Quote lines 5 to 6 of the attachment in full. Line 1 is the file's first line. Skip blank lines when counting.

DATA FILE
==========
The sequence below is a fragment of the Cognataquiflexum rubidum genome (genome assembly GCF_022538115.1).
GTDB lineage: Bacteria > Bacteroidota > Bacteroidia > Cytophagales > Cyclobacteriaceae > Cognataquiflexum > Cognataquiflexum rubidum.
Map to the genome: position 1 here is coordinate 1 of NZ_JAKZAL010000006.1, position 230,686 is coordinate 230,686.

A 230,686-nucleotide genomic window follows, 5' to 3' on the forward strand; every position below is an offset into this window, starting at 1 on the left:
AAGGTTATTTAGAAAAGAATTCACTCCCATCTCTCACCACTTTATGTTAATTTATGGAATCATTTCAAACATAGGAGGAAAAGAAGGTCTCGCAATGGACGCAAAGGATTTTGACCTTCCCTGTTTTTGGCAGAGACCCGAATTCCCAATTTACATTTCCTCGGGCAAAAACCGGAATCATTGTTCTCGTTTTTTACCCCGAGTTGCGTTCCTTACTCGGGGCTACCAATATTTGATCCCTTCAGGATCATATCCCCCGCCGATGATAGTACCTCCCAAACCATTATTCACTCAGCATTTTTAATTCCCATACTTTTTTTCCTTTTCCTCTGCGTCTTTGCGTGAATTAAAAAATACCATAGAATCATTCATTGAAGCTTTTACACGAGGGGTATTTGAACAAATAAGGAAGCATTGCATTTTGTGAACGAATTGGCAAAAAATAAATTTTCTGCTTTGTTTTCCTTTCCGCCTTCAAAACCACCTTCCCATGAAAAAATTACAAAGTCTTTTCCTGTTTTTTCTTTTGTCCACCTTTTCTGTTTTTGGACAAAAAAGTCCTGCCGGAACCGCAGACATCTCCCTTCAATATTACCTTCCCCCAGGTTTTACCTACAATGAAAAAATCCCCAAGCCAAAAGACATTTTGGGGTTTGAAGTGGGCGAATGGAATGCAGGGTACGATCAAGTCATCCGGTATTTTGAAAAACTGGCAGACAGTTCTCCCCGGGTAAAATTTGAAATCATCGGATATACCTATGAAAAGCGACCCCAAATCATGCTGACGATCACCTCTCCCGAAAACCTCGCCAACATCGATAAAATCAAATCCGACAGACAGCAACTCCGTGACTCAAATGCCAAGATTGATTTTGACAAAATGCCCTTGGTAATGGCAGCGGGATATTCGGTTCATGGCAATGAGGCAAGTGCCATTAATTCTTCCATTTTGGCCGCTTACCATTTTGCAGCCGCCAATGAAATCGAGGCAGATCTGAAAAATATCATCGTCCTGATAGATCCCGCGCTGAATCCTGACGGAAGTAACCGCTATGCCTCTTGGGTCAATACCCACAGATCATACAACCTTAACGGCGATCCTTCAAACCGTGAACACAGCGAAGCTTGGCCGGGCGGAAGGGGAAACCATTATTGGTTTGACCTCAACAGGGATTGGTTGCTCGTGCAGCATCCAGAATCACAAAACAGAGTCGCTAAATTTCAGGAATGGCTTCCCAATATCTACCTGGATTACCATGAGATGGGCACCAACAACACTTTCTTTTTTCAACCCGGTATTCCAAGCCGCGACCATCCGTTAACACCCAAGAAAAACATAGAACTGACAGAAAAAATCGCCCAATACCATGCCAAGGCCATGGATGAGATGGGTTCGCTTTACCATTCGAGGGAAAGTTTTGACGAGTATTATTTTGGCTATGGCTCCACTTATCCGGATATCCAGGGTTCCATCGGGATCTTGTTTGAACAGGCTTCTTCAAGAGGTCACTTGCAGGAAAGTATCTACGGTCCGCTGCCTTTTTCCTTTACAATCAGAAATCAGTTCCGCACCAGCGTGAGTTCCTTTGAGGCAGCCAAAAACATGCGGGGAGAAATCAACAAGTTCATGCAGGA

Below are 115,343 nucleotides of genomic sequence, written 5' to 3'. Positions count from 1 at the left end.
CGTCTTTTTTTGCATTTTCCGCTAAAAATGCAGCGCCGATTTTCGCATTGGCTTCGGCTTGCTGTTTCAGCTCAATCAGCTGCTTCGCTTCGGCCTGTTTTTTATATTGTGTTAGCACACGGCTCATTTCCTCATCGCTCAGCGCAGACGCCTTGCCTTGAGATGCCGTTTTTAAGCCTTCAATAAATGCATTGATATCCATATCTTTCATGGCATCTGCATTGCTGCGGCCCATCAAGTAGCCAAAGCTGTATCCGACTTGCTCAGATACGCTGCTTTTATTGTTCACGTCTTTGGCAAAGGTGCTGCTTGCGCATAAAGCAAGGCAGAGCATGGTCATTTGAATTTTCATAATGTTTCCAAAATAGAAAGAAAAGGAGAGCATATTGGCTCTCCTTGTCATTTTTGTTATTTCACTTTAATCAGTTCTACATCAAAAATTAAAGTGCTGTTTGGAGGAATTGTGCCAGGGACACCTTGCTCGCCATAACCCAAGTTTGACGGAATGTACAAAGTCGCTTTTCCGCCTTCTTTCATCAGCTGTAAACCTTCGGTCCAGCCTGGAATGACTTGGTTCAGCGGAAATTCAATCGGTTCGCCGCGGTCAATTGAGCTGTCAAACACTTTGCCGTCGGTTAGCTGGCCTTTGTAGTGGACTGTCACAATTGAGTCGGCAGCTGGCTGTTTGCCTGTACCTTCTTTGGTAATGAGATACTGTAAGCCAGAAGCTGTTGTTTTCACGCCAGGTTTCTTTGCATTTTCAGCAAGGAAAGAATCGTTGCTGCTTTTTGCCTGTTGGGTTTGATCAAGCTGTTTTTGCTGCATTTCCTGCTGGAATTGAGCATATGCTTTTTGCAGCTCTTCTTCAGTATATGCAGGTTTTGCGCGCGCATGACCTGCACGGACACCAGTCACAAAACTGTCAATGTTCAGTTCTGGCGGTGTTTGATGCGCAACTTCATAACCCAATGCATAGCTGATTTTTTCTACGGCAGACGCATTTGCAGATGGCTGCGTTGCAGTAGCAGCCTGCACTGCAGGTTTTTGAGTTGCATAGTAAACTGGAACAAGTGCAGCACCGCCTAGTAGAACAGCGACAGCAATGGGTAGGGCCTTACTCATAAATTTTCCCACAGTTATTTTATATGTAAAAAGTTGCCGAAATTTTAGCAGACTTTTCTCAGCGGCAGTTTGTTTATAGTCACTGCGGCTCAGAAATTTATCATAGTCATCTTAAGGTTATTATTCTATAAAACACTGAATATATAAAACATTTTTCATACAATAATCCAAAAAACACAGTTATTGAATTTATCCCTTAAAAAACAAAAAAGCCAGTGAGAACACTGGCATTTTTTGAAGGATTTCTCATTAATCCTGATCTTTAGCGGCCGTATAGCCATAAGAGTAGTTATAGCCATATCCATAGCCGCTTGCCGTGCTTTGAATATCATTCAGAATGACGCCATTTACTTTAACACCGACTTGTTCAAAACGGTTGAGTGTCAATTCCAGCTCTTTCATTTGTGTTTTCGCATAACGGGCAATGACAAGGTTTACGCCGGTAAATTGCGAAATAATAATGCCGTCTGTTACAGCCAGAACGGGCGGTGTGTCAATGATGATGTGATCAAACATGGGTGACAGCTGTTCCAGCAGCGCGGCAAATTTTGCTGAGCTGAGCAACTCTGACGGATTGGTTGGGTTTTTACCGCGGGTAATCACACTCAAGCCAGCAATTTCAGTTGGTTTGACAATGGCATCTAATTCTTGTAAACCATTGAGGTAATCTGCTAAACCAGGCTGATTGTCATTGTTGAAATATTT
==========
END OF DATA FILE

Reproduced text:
AAGGTTATTTAGAAAAGAATTCACTCCCATCTCTCACCACTTTATGTTAATTTATGGAATCATTTCAAACATAGGAGGAAAAGAAGGTCTCGCAATGGACGCAAAGGATTTTGACCTTCCCTGTTTTTGGCAGAGACCCGAATTCCCAATTTACATTTCCTCGGGCAAAAACCGGAATCATTGTTCTCGTTTTTTACCCCGAGTTGCGTTCCTTACTCGGGGCTACCAATATTTGATCCCTTCAGGATCATATCCCCCGCCGATGATAGTACCTCCCAAACCATTATTCACTCAGCATTTTTAATTCCCATACTTTTTTTCCTTTTCCTCTGCGTCTTTGCGTGAATTAAAAAATACCATAGAATCATTCATTGAAGCTTTTACACGAGGGGTATTTGAACAAATAAGGAAGCATTGCATTTTGTGAACGAATTGGCAAAAAATAAATTTTCTGCTTTGTTTTCCTTTCCGCCTTCAAAACCACCTTCCCATGAAAAAATTACAAAGTCTTTTCCTGTTTTTTCTTTTGTCCACCTTTTCTGTTTTTGGACAAAAAAGTCCTGCCGGAACCGCAGACATCTCCCTTCAATATTACCTTCCCCCAGGTTTTACCTACAATGAAAAAATCCCCAAGCCAAAAGACATTTTGGGGTTTGAAGTGGGCGAATGGAATGCAGGGTACGATCAAGTCATCCGGTATTTTGAAAAACTGGCAGACAGTTCTCCCCGGGTAAAATTTGAAATCATCGGATATACCTATGAAAAGCGACCCCAAATCATGCTGACGATCACCTCTCCCGAAAACCTCGCCAACATCGATAAAATCAAATCCGACAGACAGCAACTCCGTGACTCAAATGCCAAGATTGATTTTGACAAAATGCCCTTGGTAATGGCAGCGGGATATTCGGTTCATGGCAATGAGGCAAGTGCCATTAATTCTTCCATTTTGGCCGCTTACCATTTTGCAGCCGCCAATGAAATCGAGGCAGATCTGAAAAATATCATCGTCCTGATAGATCCCGCGCTGAATCCTGACGGAAGTAACCGCTATGCCTCTTGGGTCAATACCCACAGATCATACAACCTTAACGGCGATCCTTCAAACCGTGAACACAGCGAAGCTTGGCCGGGCGGAAGGGGAAACCATTATTGGTTTGACCTCAACAGGGATTGGTTGCTCGTGCAGCATCCAGAATCACAAAACAGAGTCGCTAAATTTCAGGAATGGCTTCCCAATATCTACCTGGATTACCATGAGATGGGCACCAACAACACTTTCTTTTTTCAACCCGGTATTCCAAGCCGCGACCATCCGTTAACACCCAAGAAAAACATAGAACTGACAGAAAAAATCGCCCAATACCATGCCAAGGCCATGGATGAGATGGGTTCGCTTTACCATTCGAGGGAAAGTTTTGACGAGTATTATTTTGGCTATGGCTCCACTTATCCGGATATCCAGGGTTCCATCGGGATCTTGTTTGAACAGGCTTCTTCAAGAGGTCACTTGCAGGAAAGTATCTACGGTCCGCTGCCTTTTTCCTTTACAATCAGAAATCAGTTCCGCACCAGCGTGAGTTCCTTTGAGGCAGCCAAAAACATGCGGGGAGAAATCAACAAGTTCATGCAGGA

Below are 115,343 nucleotides of genomic sequence, written 5' to 3'. Positions count from 1 at the left end.